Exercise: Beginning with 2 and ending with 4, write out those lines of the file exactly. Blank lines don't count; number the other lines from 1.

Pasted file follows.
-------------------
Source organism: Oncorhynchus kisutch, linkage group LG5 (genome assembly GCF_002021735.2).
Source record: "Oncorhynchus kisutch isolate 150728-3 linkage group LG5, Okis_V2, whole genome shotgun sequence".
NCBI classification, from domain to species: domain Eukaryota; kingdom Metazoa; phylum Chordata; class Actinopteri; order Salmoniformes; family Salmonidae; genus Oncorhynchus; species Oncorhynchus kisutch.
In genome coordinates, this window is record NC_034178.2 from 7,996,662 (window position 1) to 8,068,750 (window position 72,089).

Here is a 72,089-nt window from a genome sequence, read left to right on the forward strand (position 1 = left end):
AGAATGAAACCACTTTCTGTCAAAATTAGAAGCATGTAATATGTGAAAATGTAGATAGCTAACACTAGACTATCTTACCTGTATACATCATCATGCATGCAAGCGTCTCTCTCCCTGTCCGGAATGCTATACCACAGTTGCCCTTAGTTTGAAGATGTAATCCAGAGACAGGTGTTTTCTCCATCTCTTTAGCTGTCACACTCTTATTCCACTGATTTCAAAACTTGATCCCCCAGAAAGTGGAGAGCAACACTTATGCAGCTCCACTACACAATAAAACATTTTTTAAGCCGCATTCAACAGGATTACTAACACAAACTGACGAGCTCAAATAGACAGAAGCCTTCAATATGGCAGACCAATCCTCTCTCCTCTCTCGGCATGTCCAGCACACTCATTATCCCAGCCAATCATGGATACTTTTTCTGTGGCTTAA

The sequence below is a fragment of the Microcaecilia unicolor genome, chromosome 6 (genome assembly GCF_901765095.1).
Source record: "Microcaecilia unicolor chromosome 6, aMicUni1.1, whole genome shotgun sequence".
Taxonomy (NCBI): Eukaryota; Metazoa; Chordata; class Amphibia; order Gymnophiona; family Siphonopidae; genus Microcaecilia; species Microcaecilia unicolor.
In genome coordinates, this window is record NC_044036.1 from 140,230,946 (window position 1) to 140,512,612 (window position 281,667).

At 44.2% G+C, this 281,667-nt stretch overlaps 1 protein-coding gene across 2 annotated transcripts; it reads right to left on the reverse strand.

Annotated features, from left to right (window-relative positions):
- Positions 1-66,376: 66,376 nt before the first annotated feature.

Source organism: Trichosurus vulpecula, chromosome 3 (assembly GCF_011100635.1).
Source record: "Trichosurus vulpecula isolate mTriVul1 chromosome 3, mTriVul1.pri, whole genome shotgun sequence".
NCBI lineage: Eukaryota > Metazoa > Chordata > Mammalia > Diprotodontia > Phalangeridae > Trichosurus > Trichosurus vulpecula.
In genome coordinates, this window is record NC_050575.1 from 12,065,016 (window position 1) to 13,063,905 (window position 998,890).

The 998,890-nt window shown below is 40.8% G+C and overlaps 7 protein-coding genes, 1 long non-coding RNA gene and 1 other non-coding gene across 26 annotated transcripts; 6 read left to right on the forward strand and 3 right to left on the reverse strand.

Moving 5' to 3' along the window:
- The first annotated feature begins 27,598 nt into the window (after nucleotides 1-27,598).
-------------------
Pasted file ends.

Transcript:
Source record: "Oncorhynchus kisutch isolate 150728-3 linkage group LG5, Okis_V2, whole genome shotgun sequence".
NCBI classification, from domain to species: domain Eukaryota; kingdom Metazoa; phylum Chordata; class Actinopteri; order Salmoniformes; family Salmonidae; genus Oncorhynchus; species Oncorhynchus kisutch.
In genome coordinates, this window is record NC_034178.2 from 7,996,662 (window position 1) to 8,068,750 (window position 72,089).